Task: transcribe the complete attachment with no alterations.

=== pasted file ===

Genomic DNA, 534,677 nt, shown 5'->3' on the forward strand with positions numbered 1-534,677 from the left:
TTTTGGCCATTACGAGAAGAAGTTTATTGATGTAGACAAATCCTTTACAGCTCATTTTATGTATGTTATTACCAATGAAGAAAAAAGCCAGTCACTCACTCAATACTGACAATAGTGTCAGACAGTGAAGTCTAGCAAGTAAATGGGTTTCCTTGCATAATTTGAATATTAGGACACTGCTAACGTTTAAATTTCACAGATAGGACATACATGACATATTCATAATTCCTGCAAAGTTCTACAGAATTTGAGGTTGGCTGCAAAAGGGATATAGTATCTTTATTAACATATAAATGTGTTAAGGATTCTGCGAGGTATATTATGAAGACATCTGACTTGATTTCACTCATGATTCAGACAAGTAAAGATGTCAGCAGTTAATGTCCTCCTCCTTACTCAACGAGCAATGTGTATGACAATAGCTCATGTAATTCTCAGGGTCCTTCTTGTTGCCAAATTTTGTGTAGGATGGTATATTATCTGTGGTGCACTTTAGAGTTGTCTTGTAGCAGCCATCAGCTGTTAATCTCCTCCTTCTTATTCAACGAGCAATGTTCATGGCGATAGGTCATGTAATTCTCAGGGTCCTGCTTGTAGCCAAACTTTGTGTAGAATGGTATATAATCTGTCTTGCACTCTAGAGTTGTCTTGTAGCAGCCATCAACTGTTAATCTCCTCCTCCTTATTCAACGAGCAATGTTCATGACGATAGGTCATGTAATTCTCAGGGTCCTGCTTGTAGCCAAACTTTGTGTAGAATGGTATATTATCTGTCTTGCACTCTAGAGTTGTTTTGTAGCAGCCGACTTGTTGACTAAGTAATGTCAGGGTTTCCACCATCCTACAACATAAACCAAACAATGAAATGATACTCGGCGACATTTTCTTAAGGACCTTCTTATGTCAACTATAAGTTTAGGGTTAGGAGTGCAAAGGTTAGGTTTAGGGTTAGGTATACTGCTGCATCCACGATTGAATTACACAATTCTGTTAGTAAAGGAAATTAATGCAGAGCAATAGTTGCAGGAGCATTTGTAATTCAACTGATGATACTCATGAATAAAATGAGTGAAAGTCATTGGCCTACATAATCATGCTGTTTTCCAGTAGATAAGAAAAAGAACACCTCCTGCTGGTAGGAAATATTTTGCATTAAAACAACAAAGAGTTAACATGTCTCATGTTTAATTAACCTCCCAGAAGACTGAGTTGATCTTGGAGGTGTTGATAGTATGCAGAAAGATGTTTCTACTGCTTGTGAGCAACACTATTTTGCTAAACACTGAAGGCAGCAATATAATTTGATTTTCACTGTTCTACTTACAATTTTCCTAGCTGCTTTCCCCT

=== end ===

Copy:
Genomic DNA, 534,677 nt, shown 5'->3' on the forward strand with positions numbered 1-534,677 from the left:
TTTTGGCCATTACGAGAAGAAGTTTATTGATGTAGACAAATCCTTTACAGCTCATTTTATGTATGTTATTACCAATGAAGAAAAAAGCCAGTCACTCACTCAATACTGACAATAGTGTCAGACAGTGAAGTCTAGCAAGTAAATGGGTTTCCTTGCATAATTTGAATATTAGGACACTGCTAACGTTTAAATTTCACAGATAGGACATACATGACATATTCATAATTCCTGCAAAGTTCTACAGAATTTGAGGTTGGCTGCAAAAGGGATATAGTATCTTTATTAACATATAAATGTGTTAAGGATTCTGCGAGGTATATTATGAAGACATCTGACTTGATTTCACTCATGATTCAGACAAGTAAAGATGTCAGCAGTTAATGTCCTCCTCCTTACTCAACGAGCAATGTGTATGACAATAGCTCATGTAATTCTCAGGGTCCTTCTTGTTGCCAAATTTTGTGTAGGATGGTATATTATCTGTGGTGCACTTTAGAGTTGTCTTGTAGCAGCCATCAGCTGTTAATCTCCTCCTTCTTATTCAACGAGCAATGTTCATGGCGATAGGTCATGTAATTCTCAGGGTCCTGCTTGTAGCCAAACTTTGTGTAGAATGGTATATAATCTGTCTTGCACTCTAGAGTTGTCTTGTAGCAGCCATCAACTGTTAATCTCCTCCTCCTTATTCAACGAGCAATGTTCATGACGATAGGTCATGTAATTCTCAGGGTCCTGCTTGTAGCCAAACTTTGTGTAGAATGGTATATTATCTGTCTTGCACTCTAGAGTTGTTTTGTAGCAGCCGACTTGTTGACTAAGTAATGTCAGGGTTTCCACCATCCTACAACATAAACCAAACAATGAAATGATACTCGGCGACATTTTCTTAAGGACCTTCTTATGTCAACTATAAGTTTAGGGTTAGGAGTGCAAAGGTTAGGTTTAGGGTTAGGTATACTGCTGCATCCACGATTGAATTACACAATTCTGTTAGTAAAGGAAATTAATGCAGAGCAATAGTTGCAGGAGCATTTGTAATTCAACTGATGATACTCATGAATAAAATGAGTGAAAGTCATTGGCCTACATAATCATGCTGTTTTCCAGTAGATAAGAAAAAGAACACCTCCTGCTGGTAGGAAATATTTTGCATTAAAACAACAAAGAGTTAACATGTCTCATGTTTAATTAACCTCCCAGAAGACTGAGTTGATCTTGGAGGTGTTGATAGTATGCAGAAAGATGTTTCTACTGCTTGTGAGCAACACTATTTTGCTAAACACTGAAGGCAGCAATATAATTTGATTTTCACTGTTCTACTTACAATTTTCCTAGCTGCTTTCCCCT